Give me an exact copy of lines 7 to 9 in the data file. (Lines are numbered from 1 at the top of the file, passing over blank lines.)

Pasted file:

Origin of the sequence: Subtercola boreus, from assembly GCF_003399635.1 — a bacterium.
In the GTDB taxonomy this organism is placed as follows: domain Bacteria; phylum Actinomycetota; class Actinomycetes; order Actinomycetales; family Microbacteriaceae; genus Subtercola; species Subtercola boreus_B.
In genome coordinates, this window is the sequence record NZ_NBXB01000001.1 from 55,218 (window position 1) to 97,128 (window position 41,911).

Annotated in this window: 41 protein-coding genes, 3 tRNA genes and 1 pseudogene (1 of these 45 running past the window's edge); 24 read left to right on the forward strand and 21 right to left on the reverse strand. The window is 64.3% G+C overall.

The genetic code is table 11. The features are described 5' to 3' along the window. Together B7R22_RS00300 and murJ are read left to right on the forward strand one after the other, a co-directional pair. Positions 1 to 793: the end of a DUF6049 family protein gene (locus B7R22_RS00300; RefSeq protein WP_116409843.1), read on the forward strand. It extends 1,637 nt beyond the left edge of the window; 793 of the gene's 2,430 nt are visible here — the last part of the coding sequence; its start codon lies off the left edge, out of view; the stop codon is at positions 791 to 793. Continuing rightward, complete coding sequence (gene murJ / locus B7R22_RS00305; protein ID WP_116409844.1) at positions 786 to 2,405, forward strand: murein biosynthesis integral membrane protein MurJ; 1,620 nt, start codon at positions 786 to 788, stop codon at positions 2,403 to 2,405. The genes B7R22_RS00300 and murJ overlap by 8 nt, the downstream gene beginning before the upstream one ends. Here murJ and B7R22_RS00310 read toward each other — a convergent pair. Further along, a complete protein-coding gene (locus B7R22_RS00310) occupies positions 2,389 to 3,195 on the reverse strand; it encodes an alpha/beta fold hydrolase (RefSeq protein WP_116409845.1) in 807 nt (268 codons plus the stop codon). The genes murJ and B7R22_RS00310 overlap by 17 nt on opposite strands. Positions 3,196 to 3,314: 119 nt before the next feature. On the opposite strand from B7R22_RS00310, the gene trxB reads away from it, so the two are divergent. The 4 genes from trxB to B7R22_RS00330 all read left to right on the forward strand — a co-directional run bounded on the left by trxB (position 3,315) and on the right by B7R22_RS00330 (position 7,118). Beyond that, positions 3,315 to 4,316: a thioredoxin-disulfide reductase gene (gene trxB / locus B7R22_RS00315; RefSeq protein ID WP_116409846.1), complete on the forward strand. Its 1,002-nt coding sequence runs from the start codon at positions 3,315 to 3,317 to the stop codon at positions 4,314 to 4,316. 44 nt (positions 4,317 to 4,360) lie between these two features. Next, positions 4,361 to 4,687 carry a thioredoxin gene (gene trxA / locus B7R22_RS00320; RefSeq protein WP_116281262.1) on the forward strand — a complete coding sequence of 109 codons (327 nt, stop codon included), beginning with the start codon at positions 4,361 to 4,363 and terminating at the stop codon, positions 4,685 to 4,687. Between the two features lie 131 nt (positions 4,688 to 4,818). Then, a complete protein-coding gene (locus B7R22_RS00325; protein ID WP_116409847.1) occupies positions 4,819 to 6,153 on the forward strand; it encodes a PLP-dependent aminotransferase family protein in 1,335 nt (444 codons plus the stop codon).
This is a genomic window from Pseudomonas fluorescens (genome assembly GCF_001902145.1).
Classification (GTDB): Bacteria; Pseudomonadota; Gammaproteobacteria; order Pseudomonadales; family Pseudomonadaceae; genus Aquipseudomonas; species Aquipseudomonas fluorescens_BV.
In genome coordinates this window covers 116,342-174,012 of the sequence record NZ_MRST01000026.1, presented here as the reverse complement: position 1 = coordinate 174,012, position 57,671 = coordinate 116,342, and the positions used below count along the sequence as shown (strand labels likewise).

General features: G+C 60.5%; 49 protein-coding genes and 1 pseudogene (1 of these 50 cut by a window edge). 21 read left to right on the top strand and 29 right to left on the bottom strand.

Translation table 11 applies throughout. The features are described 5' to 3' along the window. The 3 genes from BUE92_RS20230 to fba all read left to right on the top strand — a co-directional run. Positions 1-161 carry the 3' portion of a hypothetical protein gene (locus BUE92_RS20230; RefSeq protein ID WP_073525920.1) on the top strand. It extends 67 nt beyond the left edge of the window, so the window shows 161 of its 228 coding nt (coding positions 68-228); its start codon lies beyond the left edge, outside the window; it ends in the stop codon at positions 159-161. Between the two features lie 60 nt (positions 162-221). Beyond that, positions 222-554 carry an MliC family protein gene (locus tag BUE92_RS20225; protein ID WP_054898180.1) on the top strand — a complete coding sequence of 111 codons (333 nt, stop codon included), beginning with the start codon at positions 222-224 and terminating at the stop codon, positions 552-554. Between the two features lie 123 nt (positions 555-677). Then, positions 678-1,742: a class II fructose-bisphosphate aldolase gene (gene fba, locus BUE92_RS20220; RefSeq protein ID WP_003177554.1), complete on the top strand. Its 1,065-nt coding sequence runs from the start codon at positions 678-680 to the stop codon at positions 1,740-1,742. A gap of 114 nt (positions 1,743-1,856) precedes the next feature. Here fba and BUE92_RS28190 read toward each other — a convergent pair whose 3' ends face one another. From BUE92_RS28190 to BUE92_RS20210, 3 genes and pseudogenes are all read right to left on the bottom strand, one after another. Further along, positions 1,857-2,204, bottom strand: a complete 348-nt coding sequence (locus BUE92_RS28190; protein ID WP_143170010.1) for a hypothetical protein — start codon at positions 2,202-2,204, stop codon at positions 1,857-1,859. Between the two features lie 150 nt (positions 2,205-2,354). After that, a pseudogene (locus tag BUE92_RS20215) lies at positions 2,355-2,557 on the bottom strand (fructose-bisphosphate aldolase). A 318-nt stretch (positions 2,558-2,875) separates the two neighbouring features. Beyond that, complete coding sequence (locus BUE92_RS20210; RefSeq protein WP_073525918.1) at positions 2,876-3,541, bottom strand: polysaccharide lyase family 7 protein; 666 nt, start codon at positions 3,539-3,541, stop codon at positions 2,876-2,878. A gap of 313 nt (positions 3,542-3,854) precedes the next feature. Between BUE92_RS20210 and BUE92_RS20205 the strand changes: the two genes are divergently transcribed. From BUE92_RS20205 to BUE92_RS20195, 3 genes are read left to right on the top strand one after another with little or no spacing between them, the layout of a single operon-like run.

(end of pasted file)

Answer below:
Classification (GTDB): Bacteria; Pseudomonadota; Gammaproteobacteria; order Pseudomonadales; family Pseudomonadaceae; genus Aquipseudomonas; species Aquipseudomonas fluorescens_BV.
In genome coordinates this window covers 116,342-174,012 of the sequence record NZ_MRST01000026.1, presented here as the reverse complement: position 1 = coordinate 174,012, position 57,671 = coordinate 116,342, and the positions used below count along the sequence as shown (strand labels likewise).

General features: G+C 60.5%; 49 protein-coding genes and 1 pseudogene (1 of these 50 cut by a window edge). 21 read left to right on the top strand and 29 right to left on the bottom strand.